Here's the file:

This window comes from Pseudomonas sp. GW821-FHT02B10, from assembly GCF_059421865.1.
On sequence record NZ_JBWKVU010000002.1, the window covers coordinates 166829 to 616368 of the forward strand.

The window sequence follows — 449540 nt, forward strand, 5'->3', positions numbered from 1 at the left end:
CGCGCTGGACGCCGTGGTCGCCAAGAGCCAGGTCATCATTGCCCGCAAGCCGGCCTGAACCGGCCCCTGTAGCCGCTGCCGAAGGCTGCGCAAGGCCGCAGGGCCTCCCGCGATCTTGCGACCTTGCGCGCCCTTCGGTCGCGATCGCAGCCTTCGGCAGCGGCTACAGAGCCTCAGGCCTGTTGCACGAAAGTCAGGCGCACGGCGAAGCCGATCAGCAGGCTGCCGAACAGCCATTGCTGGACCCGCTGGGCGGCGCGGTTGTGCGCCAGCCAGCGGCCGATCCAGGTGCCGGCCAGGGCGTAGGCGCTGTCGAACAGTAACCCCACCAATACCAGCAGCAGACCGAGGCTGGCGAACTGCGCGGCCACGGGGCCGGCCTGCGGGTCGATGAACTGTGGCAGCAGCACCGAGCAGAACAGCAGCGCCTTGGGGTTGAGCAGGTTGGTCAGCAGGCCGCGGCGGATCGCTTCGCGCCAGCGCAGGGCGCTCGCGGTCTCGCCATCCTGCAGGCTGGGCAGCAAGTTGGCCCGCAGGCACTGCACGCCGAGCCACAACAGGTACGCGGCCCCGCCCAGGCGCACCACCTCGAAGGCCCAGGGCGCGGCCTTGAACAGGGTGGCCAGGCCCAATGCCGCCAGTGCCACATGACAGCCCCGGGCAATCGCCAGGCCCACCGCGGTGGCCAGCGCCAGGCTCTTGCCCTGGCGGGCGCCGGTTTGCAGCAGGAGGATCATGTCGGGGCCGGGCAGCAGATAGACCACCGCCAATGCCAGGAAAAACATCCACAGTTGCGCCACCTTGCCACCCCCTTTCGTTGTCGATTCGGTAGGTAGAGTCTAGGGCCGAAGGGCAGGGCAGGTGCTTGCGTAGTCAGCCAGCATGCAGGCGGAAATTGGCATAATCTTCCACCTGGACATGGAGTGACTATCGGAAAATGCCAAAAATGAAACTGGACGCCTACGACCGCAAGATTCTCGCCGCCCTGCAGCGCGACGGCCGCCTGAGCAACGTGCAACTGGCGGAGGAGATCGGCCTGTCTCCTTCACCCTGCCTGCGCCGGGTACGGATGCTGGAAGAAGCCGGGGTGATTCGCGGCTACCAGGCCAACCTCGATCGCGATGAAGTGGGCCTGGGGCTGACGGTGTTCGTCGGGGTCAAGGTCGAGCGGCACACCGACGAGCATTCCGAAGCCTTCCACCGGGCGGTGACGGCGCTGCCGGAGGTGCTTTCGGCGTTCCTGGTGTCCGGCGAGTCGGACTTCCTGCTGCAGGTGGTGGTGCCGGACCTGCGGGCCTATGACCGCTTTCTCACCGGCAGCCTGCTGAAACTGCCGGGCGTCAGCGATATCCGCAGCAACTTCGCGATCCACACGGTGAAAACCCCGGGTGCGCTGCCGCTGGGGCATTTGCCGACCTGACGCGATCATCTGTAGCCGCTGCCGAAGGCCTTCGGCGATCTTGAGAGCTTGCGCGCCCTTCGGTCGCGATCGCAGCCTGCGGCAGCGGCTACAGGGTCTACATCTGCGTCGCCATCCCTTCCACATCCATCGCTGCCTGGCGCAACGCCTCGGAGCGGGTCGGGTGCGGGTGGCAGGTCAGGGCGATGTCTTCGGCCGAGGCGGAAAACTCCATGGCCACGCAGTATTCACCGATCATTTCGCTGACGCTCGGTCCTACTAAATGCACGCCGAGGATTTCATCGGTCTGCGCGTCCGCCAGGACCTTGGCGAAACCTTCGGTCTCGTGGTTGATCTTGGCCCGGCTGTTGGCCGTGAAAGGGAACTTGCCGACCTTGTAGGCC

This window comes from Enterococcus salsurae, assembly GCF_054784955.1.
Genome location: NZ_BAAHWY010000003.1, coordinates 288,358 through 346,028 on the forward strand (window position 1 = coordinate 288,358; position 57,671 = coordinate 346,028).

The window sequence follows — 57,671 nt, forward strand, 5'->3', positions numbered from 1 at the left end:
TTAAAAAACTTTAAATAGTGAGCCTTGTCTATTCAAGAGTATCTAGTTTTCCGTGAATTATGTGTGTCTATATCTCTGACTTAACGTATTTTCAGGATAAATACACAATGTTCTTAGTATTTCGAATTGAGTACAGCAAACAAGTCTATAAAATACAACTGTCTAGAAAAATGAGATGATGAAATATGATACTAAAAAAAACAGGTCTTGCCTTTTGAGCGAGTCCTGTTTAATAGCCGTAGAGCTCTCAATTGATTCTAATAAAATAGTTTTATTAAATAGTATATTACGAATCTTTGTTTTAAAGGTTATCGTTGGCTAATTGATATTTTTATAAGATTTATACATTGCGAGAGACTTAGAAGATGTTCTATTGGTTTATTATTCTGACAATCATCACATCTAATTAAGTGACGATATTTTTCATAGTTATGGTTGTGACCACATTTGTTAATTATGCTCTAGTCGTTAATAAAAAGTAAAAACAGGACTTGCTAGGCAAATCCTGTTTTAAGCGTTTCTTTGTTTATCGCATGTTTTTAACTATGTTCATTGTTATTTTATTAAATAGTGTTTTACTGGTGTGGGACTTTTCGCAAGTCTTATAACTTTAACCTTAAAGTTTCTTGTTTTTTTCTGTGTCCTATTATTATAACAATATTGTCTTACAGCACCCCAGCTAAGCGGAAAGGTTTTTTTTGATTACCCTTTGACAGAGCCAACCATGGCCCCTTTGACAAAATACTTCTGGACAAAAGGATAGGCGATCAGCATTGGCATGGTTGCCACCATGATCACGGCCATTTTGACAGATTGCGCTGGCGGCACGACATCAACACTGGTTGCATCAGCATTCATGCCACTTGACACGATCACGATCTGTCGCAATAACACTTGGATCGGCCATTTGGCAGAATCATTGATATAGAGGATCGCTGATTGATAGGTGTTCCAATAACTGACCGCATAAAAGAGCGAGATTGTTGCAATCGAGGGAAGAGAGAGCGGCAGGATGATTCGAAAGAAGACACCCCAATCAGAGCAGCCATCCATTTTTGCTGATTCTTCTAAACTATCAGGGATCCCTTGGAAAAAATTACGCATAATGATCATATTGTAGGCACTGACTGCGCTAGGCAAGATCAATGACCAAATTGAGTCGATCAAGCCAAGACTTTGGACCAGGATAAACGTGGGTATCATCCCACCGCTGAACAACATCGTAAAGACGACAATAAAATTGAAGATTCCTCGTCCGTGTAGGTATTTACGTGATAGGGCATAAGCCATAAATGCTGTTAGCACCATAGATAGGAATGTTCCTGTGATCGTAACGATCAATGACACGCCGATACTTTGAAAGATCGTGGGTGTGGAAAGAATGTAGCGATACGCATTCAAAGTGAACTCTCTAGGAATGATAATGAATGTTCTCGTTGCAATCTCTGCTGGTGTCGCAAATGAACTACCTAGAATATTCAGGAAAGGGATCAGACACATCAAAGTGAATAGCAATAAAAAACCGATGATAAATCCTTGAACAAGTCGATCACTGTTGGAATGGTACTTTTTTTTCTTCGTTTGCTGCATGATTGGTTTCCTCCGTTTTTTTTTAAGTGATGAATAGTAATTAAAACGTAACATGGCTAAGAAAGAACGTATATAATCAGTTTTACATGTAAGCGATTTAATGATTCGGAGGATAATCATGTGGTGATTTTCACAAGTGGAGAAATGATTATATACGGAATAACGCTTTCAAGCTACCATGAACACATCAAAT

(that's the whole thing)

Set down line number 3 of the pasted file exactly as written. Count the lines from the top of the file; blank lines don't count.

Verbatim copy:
The window sequence follows — 449540 nt, forward strand, 5'->3', positions numbered from 1 at the left end: